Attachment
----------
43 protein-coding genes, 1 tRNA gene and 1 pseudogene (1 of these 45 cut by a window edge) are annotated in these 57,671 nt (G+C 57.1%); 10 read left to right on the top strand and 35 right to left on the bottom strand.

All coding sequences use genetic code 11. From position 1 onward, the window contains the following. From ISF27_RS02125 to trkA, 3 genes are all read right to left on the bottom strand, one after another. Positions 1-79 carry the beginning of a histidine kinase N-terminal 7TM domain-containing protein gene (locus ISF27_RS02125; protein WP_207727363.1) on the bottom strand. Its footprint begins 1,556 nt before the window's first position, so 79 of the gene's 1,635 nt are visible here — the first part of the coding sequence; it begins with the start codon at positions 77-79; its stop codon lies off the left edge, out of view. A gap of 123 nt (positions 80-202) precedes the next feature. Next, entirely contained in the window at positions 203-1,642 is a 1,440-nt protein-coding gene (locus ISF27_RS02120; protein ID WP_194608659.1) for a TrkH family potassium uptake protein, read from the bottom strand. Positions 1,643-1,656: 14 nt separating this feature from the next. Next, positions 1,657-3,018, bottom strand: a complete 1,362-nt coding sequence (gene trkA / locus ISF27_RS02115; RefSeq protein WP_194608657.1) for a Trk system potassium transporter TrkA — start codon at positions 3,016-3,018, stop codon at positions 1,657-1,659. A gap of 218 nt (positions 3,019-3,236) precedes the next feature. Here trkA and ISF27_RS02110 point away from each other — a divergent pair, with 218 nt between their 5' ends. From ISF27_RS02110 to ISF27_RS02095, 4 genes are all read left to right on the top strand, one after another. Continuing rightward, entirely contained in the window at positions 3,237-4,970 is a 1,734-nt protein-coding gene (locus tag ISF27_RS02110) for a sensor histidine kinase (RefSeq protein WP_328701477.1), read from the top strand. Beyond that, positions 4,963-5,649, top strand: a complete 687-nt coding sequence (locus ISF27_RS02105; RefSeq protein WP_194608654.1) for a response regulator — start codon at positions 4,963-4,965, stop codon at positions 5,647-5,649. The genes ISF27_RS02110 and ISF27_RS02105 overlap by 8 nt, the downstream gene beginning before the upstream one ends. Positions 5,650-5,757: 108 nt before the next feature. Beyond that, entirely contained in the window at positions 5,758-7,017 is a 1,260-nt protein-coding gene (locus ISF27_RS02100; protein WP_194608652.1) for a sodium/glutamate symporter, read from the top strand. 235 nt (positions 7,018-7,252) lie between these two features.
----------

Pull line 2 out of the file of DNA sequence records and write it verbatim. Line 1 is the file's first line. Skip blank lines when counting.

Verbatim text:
All coding sequences use genetic code 11. From position 1 onward, the window contains the following. From ISF27_RS02125 to trkA, 3 genes are all read right to left on the bottom strand, one after another. Positions 1-79 carry the beginning of a histidine kinase N-terminal 7TM domain-containing protein gene (locus ISF27_RS02125; protein WP_207727363.1) on the bottom strand. Its footprint begins 1,556 nt before the window's first position, so 79 of the gene's 1,635 nt are visible here — the first part of the coding sequence; it begins with the start codon at positions 77-79; its stop codon lies off the left edge, out of view. A gap of 123 nt (positions 80-202) precedes the next feature. Next, entirely contained in the window at positions 203-1,642 is a 1,440-nt protein-coding gene (locus ISF27_RS02120; protein ID WP_194608659.1) for a TrkH family potassium uptake protein, read from the bottom strand. Positions 1,643-1,656: 14 nt separating this feature from the next. Next, positions 1,657-3,018, bottom strand: a complete 1,362-nt coding sequence (gene trkA / locus ISF27_RS02115; RefSeq protein WP_194608657.1) for a Trk system potassium transporter TrkA — start codon at positions 3,016-3,018, stop codon at positions 1,657-1,659. A gap of 218 nt (positions 3,019-3,236) precedes the next feature. Here trkA and ISF27_RS02110 point away from each other — a divergent pair, with 218 nt between their 5' ends. From ISF27_RS02110 to ISF27_RS02095, 4 genes are all read left to right on the top strand, one after another. Continuing rightward, entirely contained in the window at positions 3,237-4,970 is a 1,734-nt protein-coding gene (locus tag ISF27_RS02110) for a sensor histidine kinase (RefSeq protein WP_328701477.1), read from the top strand. Beyond that, positions 4,963-5,649, top strand: a complete 687-nt coding sequence (locus ISF27_RS02105; RefSeq protein WP_194608654.1) for a response regulator — start codon at positions 4,963-4,965, stop codon at positions 5,647-5,649. The genes ISF27_RS02110 and ISF27_RS02105 overlap by 8 nt, the downstream gene beginning before the upstream one ends. Positions 5,650-5,757: 108 nt before the next feature. Beyond that, entirely contained in the window at positions 5,758-7,017 is a 1,260-nt protein-coding gene (locus ISF27_RS02100; protein WP_194608652.1) for a sodium/glutamate symporter, read from the top strand. 235 nt (positions 7,018-7,252) lie between these two features.